On Tuesday, members of United Way’s Emerging Leaders and Women Leaders presented their second annual Career Day at El Sereno Middle School in Los Angeles.
Representing organizations such as Anthem Blue Cross, the Culver City Police Department, Dreamworks, KPMG and PwC, professionals from the public, private and nonprofit sectors shared with hundreds of eager young students their tips for launching successful and rewarding careers.
Each year, we celebrate our top corporate, civic and community partners as well as our leading affinity group members for their efforts to Create Pathways Out of Poverty through fundraising, advocacy and volunteerism. Here is a list of those who are nominated for awards this year (winners will be announced at our Annual Philanthropy Awards on June 6th):
Model Campaign of the Year – Small to Midsized Company
ACCO Engineered Systems
Valero Wilmington Refinery
Model Campaign of the Year – Large Company
East West Bank
Jet Propulsion Laboratory
Outstanding Public Sector Campaign
City of Los Angeles
Los Angeles County
Los Angeles Unified School District
Innovative Campaign of the Year – Private Sector
Jet Propulsion Laboratory
Innovative Campaign of the Year Public Sector
City of Pasadena
Glendale Unified School District
Palmdale School District
Outstanding HomeWalk Champion
City National Bank
East West Bank
Southern California Gas Company
Trust Company of the West
Outstanding Tocqueville Campaign
Ernst & Young
Outstanding Emerging Leader Campaign
Outstanding Women Leader Campaign
East West Bank
AIG Life and Retirement
Outstanding Tocqueville Champion
Michael Hausknost – City National Bank
Chip Lightfoot – PwC
Chandler Root – Merrill Lynch
Outstanding Emerging Leader Champion
Eric Street – Enterprise Rent-A-Car
Ben Lewis – UPS
Outstanding Women Leader Champion
Nan Bouchard – The Boeing Company
Patricia Hausknost – City National Bank
Maria Audero – Paul Hastings
Outstanding Workplace Ambassador of the Year
Magalene Powell-Meeks – Jet Propulsion Laboratory
Terri Garcia – Lockheed Martin Aeronautics Company
Reed Harris II – Neutrogena
Carla Shobu – Nordstrom
Adina Joy Hirsch – Northern Trust Bank
Spirit of Los Angeles Award
Bank of America
100% Creating Pathways Out of Poverty Award
Bobrick Washroom Equipment
Phoenix Campaign of the Year
Automobile Club of Southern California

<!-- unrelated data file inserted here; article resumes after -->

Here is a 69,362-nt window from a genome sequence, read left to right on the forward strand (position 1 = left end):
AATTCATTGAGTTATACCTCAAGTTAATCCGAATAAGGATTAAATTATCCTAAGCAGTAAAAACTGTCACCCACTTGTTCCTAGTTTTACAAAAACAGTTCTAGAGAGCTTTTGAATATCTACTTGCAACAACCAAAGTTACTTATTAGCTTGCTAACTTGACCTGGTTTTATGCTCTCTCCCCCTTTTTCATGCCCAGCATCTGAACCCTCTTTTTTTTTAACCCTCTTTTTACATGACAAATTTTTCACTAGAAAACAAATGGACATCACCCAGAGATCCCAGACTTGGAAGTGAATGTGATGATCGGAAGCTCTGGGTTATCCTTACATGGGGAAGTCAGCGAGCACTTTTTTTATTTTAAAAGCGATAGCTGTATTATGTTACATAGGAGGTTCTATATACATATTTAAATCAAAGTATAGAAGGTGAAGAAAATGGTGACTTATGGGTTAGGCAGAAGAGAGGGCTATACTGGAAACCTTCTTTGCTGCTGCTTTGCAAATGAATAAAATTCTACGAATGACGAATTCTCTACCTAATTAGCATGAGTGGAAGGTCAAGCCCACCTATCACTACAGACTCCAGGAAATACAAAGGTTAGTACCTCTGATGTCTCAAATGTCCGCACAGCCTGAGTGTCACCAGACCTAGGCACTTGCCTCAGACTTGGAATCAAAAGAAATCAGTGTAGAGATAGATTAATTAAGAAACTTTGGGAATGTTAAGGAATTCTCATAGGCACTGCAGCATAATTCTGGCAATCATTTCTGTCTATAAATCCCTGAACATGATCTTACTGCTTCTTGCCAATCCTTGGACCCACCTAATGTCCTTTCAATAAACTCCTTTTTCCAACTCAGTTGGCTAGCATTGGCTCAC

Miguel Contreras Labor Award
International Brotherhood of Teamsters – Local 396
Combined Federal Campaign of Greater Southern California
Outstanding Leadership Campaign
United Way Corporate Hero
Bain & Company
United Way Community Hero
Charley Joyce – UPS
Outstanding Executive Champion
Lt. General Eugene Tattini – Jet Propulsion Laboratory
Nearly 100 of Los Angeles’ best and brightest young professionals recently gathered at the Edison Lounge downtown for United Way’s Emerging Leaders Spring Social to network and learn how they can help break the cycle of poverty in our community.
Last month, United Way employees from across the globe convened in Indianapolis for the annual Staff Leaders Conference to share ideas, celebrate accomplishments and see what lies ahead for the 126-year-old organization. Below, United Way of Greater L.A. Event Coordinator Bentley Coplin, a first-time attendee, recounts her experience.
When I received an invitation from my VP to attend the SLC, I couldn’t believe it. Within my first year of working for UWGLA, I was invited to participate in a worldwide conference focused on organizational leadership and transformation. What an opportunity!
Although I had no way of knowing exactly what to expect, the promise of worldwide connections, career coaching sessions, dynamic keynote speakers and a variety of learning labs was enough to pique my interest. I was on my way to Indianapolis and little did I know the greatest lesson I had to learn would greet me right as I walked in the door.